I remembered the conversation I had with one of my colleagues from Brno in Hradac Kralove, She asked me about the French movie Untouchable and asked if I knew some Czech movies, my answer was no. That is when I became interested about the history of Czech cinema.
The cinema is a good way to show the complexity and feeling of an era. In the 1920s, the Barrandov studios offered the most modern facilities for filmmakers in the world. The films reflected the complexity of being born in Czechoslovakia. The Nazi regime and the communist regime with censorship asked directors to make movies in conformity with the idea of the regime or to leave the country. But this repression is probably what lead filmmakers to shoot movies with ironic comments and highlight human weaknesses. This genre of movies are considered ‘typical Czech’.
The beginning of the seventh art until today
The first film begun in 1896 with the Edison Kinetoscope in Prague. In the 1920s and 1930s, the country produced more than 20 movies per year. The star Anny Ondrakova, left the country for a role in an Alfred Hitchcock’s movie Blackmail under the name Anny Ondra.
Czech artistic movement Devetsil elected Charlie Chaplin as an honorary member, and all the artists of this movement experienced the possibilities of poetic and surrealist cinema. With the revolutionary step towards sound, movies became even more popular and people poured into the theaters around Prague. In 1933 the uncle of future President Milos, created Barrandov The Exit of Prague, the most modern studios in Europe with the architect Max Urban.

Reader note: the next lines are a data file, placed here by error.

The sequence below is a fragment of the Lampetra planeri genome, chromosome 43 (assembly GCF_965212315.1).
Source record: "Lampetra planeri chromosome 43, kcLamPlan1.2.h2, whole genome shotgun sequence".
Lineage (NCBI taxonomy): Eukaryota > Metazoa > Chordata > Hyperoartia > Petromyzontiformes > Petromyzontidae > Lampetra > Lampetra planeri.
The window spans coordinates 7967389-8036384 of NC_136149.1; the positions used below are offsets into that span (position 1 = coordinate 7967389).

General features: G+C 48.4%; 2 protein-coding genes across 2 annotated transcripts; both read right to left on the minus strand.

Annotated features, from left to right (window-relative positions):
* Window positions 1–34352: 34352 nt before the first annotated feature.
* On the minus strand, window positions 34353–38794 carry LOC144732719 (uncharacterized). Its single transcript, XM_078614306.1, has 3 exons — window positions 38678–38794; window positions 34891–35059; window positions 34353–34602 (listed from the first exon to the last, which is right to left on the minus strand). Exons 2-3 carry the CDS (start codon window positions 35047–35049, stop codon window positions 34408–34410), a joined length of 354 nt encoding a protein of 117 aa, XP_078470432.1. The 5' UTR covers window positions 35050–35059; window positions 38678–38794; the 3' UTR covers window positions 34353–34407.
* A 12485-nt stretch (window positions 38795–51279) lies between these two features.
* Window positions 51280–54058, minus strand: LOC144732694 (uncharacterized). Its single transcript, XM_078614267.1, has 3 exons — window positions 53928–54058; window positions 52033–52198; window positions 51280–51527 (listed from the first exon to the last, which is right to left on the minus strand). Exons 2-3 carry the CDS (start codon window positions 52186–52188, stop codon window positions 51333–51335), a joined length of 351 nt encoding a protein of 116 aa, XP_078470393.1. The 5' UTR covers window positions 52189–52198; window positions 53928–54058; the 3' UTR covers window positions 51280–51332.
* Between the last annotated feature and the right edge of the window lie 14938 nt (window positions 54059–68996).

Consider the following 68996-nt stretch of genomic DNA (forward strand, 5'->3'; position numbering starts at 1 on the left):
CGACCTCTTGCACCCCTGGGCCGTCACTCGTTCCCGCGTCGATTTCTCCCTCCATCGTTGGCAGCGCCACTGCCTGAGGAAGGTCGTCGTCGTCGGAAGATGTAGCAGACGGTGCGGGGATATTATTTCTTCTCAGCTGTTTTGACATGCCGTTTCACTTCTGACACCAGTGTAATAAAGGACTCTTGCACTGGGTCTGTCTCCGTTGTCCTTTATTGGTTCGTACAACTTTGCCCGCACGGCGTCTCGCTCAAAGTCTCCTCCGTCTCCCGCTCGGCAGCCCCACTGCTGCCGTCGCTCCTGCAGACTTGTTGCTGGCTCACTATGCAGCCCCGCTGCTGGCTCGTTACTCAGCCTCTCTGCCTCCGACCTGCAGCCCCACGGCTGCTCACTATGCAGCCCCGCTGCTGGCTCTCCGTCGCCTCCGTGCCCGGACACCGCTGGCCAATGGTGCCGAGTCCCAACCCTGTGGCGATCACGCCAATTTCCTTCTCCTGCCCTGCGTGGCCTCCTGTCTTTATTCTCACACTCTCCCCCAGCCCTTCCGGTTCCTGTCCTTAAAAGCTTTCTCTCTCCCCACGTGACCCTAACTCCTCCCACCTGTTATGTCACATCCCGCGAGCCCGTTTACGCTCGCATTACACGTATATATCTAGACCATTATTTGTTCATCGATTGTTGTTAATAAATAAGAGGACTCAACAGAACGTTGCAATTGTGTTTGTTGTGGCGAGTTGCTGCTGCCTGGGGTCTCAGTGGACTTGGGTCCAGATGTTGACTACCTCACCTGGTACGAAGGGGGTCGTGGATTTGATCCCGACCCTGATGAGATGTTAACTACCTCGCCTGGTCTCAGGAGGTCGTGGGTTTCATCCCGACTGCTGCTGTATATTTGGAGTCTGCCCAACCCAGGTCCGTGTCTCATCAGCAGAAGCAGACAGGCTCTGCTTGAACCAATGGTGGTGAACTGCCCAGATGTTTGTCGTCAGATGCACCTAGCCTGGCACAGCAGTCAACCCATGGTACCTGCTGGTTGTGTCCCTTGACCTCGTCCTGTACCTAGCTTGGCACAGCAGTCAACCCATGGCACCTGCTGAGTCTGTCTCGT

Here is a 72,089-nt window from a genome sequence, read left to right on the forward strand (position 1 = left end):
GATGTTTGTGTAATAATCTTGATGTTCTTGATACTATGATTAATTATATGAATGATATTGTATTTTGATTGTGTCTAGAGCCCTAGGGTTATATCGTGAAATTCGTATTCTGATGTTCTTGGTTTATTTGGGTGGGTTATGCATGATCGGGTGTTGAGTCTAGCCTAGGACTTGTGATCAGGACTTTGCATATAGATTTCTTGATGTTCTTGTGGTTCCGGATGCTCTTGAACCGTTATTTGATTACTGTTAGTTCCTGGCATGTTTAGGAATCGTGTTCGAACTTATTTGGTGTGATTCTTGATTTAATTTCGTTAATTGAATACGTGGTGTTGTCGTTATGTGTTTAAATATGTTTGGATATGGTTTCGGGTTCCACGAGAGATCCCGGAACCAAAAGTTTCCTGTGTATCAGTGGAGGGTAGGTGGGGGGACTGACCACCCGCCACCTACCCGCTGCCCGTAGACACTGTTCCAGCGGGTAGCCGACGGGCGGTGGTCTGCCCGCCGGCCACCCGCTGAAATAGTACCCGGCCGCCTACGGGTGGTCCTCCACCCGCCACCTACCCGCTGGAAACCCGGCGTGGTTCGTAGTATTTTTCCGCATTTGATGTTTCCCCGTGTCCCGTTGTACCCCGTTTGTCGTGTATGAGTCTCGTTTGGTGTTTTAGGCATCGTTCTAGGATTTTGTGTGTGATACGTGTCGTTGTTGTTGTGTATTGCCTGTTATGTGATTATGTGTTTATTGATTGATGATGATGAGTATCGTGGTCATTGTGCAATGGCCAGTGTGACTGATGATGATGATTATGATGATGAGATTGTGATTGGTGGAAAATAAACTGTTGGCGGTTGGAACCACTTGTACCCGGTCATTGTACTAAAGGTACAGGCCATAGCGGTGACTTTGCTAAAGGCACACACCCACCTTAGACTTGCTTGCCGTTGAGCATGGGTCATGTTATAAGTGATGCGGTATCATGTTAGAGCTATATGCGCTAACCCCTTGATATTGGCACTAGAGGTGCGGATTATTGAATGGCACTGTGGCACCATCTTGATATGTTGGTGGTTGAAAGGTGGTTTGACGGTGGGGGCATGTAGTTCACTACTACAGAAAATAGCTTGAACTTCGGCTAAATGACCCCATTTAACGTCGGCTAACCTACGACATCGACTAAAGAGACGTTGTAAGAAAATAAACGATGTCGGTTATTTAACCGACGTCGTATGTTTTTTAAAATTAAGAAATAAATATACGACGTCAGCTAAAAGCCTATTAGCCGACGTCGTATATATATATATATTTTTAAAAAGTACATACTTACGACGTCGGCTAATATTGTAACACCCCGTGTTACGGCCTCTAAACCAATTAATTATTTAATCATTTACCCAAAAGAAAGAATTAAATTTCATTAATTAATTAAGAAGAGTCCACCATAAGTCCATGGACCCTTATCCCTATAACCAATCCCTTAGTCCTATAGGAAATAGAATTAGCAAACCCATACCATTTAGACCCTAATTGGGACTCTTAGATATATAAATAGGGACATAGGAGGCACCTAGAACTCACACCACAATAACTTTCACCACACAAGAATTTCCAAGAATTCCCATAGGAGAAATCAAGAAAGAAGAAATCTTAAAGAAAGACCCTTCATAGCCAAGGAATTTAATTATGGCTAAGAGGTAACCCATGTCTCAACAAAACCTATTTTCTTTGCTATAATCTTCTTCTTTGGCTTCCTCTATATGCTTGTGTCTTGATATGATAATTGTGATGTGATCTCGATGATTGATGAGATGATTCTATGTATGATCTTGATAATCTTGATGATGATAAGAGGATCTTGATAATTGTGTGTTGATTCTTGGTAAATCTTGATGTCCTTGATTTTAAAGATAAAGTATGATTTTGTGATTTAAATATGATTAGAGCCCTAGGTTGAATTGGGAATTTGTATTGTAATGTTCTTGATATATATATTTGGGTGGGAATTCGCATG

New women idols triumphed, such as Oldrich Novy (Kristian 1939), Hedwig Kiesler, Slovaks as know her as Hedy Lamarr (Ecstasy, 1933) and Lida Baarova who became saddly notorious as the mistress of Joseph Goebbels.
Jiri Vaskovec Werich and satirists who were already known for their surreal performances, experienced the same success in the cinema with The world is Ours in 1937 Karel Plicka highlighted the traditional life of Slovak peasants with The Song of the Earth in 1935. Under occupation, the Nazis took over the management of the Barrandov studios. They produced a hundred films without investment or upgrading the studios. After the war, the Barrandov studios were nationalized by the communist regime. The directors had to adapt to the demands of socialist realism in making movies to the glorify the industrial production and the role of Czech Communists during the Resistance, for example, The Silent Barricade to Otkar Vavra in 1949.
Otkar Vavra is a filmmaker born in 1911, he chose to adapt his movie themes according to the spirit of political regimes. He was also an important person in the FAMU film school of Orague, established in 1946, he gained a lot of respect from the young film makers.
Animation started in 1946 when Czech Jiri Trnka (1912-1969) won the grand prize of the cartoon on the international scene with Zviratka Petrovsti (Brigands and Small Animals)
Trnka became a major figure of the cartoon industry, with dozens of films that draw on many traditions of the country, legends or fairy tales, and the work of artists and illustrators such as Joseph Lada. In 1955, a puppet film The Good Soldier Schweik inspired Hasek’s novel, it is based on the famous illustrations of Lada. Trnka contributed to the demand for high-quality animated movies. In the 1980s and 1990s, the public discovered the surreal vision of Jan Svankmajer (born in 1934), using puppets, clay skeletons, brick bulk to create a disturbing world, scary see in Alice (1988 ) or Konec stalinismu v Cechach in 1990 (End of Stalinism in Bohemia) or Faust in 1994.